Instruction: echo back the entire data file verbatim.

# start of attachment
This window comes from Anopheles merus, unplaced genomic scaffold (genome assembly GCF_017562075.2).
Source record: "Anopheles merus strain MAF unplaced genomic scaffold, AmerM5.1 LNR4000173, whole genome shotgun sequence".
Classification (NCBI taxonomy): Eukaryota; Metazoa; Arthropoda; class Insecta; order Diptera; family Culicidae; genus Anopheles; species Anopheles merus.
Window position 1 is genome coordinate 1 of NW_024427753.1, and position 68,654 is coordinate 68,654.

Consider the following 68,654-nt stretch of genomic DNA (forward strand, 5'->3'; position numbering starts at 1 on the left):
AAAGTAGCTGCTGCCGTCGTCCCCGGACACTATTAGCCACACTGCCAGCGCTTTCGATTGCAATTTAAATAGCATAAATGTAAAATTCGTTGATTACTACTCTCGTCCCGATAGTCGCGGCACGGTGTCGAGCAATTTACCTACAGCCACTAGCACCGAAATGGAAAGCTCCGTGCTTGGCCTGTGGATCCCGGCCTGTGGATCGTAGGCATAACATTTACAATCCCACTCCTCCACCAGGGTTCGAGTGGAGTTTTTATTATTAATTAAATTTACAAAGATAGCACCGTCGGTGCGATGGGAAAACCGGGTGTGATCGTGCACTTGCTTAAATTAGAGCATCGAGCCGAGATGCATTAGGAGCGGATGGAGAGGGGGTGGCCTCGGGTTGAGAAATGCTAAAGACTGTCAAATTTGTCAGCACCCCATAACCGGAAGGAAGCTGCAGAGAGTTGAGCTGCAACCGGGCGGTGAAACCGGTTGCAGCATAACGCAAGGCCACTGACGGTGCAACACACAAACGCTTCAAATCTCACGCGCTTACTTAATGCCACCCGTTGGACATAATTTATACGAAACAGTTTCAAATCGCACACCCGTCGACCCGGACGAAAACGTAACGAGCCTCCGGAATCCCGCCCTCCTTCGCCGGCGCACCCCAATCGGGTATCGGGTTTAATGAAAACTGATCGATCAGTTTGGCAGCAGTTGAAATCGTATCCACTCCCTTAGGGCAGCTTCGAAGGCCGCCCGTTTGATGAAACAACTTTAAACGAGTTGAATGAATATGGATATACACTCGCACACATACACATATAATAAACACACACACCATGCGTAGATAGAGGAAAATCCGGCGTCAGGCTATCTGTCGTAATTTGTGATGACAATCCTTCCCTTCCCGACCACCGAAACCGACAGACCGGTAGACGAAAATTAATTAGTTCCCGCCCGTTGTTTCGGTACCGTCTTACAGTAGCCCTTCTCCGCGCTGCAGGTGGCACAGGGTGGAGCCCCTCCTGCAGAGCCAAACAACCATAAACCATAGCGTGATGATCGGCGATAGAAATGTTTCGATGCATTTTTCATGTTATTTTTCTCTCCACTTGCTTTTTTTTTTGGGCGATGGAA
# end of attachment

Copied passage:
This window comes from Anopheles merus, unplaced genomic scaffold (genome assembly GCF_017562075.2).
Source record: "Anopheles merus strain MAF unplaced genomic scaffold, AmerM5.1 LNR4000173, whole genome shotgun sequence".
Classification (NCBI taxonomy): Eukaryota; Metazoa; Arthropoda; class Insecta; order Diptera; family Culicidae; genus Anopheles; species Anopheles merus.
Window position 1 is genome coordinate 1 of NW_024427753.1, and position 68,654 is coordinate 68,654.

Consider the following 68,654-nt stretch of genomic DNA (forward strand, 5'->3'; position numbering starts at 1 on the left):
AAAGTAGCTGCTGCCGTCGTCCCCGGACACTATTAGCCACACTGCCAGCGCTTTCGATTGCAATTTAAATAGCATAAATGTAAAATTCGTTGATTACTACTCTCGTCCCGATAGTCGCGGCACGGTGTCGAGCAATTTACCTACAGCCACTAGCACCGAAATGGAAAGCTCCGTGCTTGGCCTGTGGATCCCGGCCTGTGGATCGTAGGCATAACATTTACAATCCCACTCCTCCACCAGGGTTCGAGTGGAGTTTTTATTATTAATTAAATTTACAAAGATAGCACCGTCGGTGCGATGGGAAAACCGGGTGTGATCGTGCACTTGCTTAAATTAGAGCATCGAGCCGAGATGCATTAGGAGCGGATGGAGAGGGGGTGGCCTCGGGTTGAGAAATGCTAAAGACTGTCAAATTTGTCAGCACCCCATAACCGGAAGGAAGCTGCAGAGAGTTGAGCTGCAACCGGGCGGTGAAACCGGTTGCAGCATAACGCAAGGCCACTGACGGTGCAACACACAAACGCTTCAAATCTCACGCGCTTACTTAATGCCACCCGTTGGACATAATTTATACGAAACAGTTTCAAATCGCACACCCGTCGACCCGGACGAAAACGTAACGAGCCTCCGGAATCCCGCCCTCCTTCGCCGGCGCACCCCAATCGGGTATCGGGTTTAATGAAAACTGATCGATCAGTTTGGCAGCAGTTGAAATCGTATCCACTCCCTTAGGGCAGCTTCGAAGGCCGCCCGTTTGATGAAACAACTTTAAACGAGTTGAATGAATATGGATATACACTCGCACACATACACATATAATAAACACACACACCATGCGTAGATAGAGGAAAATCCGGCGTCAGGCTATCTGTCGTAATTTGTGATGACAATCCTTCCCTTCCCGACCACCGAAACCGACAGACCGGTAGACGAAAATTAATTAGTTCCCGCCCGTTGTTTCGGTACCGTCTTACAGTAGCCCTTCTCCGCGCTGCAGGTGGCACAGGGTGGAGCCCCTCCTGCAGAGCCAAACAACCATAAACCATAGCGTGATGATCGGCGATAGAAATGTTTCGATGCATTTTTCATGTTATTTTTCTCTCCACTTGCTTTTTTTTTTGGGCGATGGAA